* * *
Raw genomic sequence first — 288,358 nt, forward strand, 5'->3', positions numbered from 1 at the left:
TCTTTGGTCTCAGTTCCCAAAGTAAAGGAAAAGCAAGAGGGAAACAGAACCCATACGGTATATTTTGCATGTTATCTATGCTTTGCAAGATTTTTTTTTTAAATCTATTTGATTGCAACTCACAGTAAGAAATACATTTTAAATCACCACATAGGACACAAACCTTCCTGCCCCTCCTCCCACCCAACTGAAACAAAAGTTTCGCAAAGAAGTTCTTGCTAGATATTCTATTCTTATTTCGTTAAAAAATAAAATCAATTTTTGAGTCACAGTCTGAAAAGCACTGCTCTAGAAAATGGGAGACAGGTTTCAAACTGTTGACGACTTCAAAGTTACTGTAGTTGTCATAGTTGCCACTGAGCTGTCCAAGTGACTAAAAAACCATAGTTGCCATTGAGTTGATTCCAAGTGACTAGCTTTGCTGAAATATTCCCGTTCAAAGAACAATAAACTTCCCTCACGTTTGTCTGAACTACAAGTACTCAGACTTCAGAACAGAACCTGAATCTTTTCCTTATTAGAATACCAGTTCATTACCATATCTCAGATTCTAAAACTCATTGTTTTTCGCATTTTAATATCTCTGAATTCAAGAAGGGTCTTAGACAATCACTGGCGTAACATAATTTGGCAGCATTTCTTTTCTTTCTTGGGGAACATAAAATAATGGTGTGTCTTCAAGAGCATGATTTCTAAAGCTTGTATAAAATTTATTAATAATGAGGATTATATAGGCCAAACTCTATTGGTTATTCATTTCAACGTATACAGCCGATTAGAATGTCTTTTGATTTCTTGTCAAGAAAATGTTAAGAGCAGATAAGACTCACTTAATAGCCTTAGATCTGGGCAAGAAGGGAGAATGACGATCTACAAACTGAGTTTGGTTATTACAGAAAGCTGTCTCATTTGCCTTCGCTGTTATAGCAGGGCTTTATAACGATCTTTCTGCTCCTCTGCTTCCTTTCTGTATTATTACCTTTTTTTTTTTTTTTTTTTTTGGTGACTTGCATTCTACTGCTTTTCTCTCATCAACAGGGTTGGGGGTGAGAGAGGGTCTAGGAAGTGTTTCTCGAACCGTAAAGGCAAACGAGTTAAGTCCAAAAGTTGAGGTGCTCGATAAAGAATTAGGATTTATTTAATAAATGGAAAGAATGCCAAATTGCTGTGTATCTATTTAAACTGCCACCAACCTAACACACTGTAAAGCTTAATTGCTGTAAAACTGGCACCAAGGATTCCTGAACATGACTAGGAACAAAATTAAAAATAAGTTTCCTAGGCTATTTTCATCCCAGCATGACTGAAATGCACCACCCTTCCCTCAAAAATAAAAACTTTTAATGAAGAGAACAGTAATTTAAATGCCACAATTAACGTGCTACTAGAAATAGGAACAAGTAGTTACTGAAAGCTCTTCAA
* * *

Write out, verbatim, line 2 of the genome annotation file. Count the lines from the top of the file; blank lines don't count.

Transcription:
TCTTTGGTCTCAGTTCCCAAAGTAAAGGAAAAGCAAGAGGGAAACAGAACCCATACGGTATATTTTGCATGTTATCTATGCTTTGCAAGATTTTTTTTTTAAATCTATTTGATTGCAACTCACAGTAAGAAATACATTTTAAATCACCACATAGGACACAAACCTTCCTGCCCCTCCTCCCACCCAACTGAAACAAAAGTTTCGCAAAGAAGTTCTTGCTAGATATTCTATTCTTATTTCGTTAAAAAATAAAATCAATTTTTGAGTCACAGTCTGAAAAGCACTGCTCTAGAAAATGGGAGACAGGTTTCAAACTGTTGACGACTTCAAAGTTACTGTAGTTGTCATAGTTGCCACTGAGCTGTCCAAGTGACTAAAAAACCATAGTTGCCATTGAGTTGATTCCAAGTGACTAGCTTTGCTGAAATATTCCCGTTCAAAGAACAATAAACTTCCCTCACGTTTGTCTGAACTACAAGTACTCAGACTTCAGAACAGAACCTGAATCTTTTCCTTATTAGAATACCAGTTCATTACCATATCTCAGATTCTAAAACTCATTGTTTTTCGCATTTTAATATCTCTGAATTCAAGAAGGGTCTTAGACAATCACTGGCGTAACATAATTTGGCAGCATTTCTTTTCTTTCTTGGGGAACATAAAATAATGGTGTGTCTTCAAGAGCATGATTTCTAAAGCTTGTATAAAATTTATTAATAATGAGGATTATATAGGCCAAACTCTATTGGTTATTCATTTCAACGTATACAGCCGATTAGAATGTCTTTTGATTTCTTGTCAAGAAAATGTTAAGAGCAGATAAGACTCACTTAATAGCCTTAGATCTGGGCAAGAAGGGAGAATGACGATCTACAAACTGAGTTTGGTTATTACAGAAAGCTGTCTCATTTGCCTTCGCTGTTATAGCAGGGCTTTATAACGATCTTTCTGCTCCTCTGCTTCCTTTCTGTATTATTACCTTTTTTTTTTTTTTTTTTTTTGGTGACTTGCATTCTACTGCTTTTCTCTCATCAACAGGGTTGGGGGTGAGAGAGGGTCTAGGAAGTGTTTCTCGAACCGTAAAGGCAAACGAGTTAAGTCCAAAAGTTGAGGTGCTCGATAAAGAATTAGGATTTATTTAATAAATGGAAAGAATGCCAAATTGCTGTGTATCTATTTAAACTGCCACCAACCTAACACACTGTAAAGCTTAATTGCTGTAAAACTGGCACCAAGGATTCCTGAACATGACTAGGAACAAAATTAAAAATAAGTTTCCTAGGCTATTTTCATCCCAGCATGACTGAAATGCACCACCCTTCCCTCAAAAATAAAAACTTTTAATGAAGAGAACAGTAATTTAAATGCCACAATTAACGTGCTACTAGAAATAGGAACAAGTAGTTACTGAAAGCTCTTCAA